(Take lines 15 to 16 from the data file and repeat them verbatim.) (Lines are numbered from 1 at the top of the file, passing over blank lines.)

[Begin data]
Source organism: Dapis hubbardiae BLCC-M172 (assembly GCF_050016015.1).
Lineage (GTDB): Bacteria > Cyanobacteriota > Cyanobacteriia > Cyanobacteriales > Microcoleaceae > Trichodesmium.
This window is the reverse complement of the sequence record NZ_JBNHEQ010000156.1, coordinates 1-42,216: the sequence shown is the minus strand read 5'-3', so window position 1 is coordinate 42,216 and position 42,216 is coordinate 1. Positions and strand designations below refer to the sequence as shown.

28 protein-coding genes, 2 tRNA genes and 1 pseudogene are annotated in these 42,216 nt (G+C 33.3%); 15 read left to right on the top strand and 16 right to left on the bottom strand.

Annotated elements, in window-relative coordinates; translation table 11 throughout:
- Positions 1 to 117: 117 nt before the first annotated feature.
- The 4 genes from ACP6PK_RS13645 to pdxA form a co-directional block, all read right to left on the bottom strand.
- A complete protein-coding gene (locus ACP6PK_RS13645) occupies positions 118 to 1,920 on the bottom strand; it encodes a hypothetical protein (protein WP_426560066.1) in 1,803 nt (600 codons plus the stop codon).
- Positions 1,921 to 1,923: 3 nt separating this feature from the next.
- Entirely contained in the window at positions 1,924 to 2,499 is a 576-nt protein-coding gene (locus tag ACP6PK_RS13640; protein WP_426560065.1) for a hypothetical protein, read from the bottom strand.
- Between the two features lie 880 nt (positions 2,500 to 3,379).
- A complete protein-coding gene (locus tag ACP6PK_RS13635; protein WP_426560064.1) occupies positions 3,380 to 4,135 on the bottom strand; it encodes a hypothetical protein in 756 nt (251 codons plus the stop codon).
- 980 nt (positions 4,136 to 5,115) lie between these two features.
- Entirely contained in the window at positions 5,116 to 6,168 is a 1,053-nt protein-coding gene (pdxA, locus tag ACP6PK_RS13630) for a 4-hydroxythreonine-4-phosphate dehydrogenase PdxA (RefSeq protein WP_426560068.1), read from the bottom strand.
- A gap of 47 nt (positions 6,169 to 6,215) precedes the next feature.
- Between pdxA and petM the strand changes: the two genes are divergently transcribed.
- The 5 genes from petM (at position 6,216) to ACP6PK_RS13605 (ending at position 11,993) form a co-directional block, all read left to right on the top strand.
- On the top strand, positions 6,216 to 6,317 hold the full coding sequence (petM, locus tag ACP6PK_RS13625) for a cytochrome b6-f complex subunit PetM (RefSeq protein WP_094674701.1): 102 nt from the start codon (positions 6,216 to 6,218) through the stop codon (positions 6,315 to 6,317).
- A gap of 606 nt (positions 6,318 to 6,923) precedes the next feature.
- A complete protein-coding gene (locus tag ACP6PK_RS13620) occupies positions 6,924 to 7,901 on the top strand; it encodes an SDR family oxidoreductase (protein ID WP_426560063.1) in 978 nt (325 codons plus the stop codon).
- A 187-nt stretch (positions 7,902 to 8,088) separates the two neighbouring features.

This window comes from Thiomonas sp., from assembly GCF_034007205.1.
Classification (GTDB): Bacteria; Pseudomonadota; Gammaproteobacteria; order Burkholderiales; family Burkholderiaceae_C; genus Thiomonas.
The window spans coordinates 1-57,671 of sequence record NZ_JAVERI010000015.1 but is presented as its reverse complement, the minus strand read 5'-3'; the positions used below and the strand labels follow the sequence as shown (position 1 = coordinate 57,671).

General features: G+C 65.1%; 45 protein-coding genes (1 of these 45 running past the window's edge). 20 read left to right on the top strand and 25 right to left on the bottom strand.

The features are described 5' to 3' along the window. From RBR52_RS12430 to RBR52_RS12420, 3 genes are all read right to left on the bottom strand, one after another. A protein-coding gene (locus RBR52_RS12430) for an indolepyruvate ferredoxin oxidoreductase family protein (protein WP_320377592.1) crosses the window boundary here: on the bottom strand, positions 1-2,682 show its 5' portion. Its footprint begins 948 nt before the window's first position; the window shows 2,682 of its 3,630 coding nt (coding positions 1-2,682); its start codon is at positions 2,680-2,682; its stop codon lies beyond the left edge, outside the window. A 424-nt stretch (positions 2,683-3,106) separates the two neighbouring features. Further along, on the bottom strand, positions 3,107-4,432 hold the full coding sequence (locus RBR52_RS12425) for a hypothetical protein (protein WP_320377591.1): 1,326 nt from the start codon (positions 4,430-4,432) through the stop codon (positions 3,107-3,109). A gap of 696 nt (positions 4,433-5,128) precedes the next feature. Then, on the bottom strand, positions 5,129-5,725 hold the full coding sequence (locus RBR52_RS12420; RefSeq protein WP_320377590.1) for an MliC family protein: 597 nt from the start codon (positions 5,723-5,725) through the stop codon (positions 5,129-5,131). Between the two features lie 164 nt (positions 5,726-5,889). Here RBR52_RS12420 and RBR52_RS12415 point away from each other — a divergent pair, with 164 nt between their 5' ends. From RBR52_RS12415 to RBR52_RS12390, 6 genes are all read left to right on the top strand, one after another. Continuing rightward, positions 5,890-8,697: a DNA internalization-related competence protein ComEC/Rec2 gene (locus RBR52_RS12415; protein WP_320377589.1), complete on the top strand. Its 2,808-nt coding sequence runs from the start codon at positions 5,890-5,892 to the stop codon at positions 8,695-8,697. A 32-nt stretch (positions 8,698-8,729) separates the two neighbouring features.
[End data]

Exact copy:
- A gap of 47 nt (positions 6,169 to 6,215) precedes the next feature.
- Between pdxA and petM the strand changes: the two genes are divergently transcribed.